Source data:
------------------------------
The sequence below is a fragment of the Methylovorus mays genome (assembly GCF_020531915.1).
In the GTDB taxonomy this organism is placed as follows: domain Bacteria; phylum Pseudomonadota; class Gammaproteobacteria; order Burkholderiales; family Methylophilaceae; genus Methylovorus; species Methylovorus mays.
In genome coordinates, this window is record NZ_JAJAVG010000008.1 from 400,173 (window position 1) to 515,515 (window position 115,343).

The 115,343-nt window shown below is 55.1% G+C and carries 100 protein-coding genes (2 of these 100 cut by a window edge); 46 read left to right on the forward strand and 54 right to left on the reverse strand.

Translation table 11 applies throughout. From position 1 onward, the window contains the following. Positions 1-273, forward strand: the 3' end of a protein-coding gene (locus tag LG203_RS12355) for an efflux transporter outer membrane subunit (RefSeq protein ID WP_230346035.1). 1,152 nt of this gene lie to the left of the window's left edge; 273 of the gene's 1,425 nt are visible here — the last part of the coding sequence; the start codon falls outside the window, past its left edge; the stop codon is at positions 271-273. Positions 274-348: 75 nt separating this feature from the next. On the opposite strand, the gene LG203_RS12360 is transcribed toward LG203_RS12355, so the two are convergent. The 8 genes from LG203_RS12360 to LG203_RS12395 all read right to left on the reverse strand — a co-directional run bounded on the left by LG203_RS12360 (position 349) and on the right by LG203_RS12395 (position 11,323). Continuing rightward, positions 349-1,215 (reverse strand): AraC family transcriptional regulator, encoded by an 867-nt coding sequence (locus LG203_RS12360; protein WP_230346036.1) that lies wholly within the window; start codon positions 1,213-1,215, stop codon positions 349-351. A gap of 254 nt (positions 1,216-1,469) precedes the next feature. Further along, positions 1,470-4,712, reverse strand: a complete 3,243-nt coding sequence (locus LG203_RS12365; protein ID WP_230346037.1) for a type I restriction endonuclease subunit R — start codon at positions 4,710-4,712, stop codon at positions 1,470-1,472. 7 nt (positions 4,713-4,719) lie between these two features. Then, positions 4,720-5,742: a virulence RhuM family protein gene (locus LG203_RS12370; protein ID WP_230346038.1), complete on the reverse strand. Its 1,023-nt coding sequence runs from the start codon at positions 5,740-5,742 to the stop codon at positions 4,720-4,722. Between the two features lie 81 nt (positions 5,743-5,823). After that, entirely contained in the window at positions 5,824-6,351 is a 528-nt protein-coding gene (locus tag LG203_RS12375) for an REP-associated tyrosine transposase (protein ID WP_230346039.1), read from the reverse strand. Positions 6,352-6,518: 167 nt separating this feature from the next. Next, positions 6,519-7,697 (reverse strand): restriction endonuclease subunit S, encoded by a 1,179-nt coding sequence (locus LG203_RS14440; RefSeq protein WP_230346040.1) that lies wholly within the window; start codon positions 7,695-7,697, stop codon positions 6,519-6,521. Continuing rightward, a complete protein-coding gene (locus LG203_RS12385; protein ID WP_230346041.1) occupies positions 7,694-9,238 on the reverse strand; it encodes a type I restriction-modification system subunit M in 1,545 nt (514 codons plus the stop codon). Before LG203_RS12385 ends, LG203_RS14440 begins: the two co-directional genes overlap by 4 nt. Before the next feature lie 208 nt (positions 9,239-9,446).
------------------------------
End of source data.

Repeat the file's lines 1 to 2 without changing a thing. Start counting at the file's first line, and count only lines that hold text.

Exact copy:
The sequence below is a fragment of the Methylovorus mays genome (assembly GCF_020531915.1).
In the GTDB taxonomy this organism is placed as follows: domain Bacteria; phylum Pseudomonadota; class Gammaproteobacteria; order Burkholderiales; family Methylophilaceae; genus Methylovorus; species Methylovorus mays.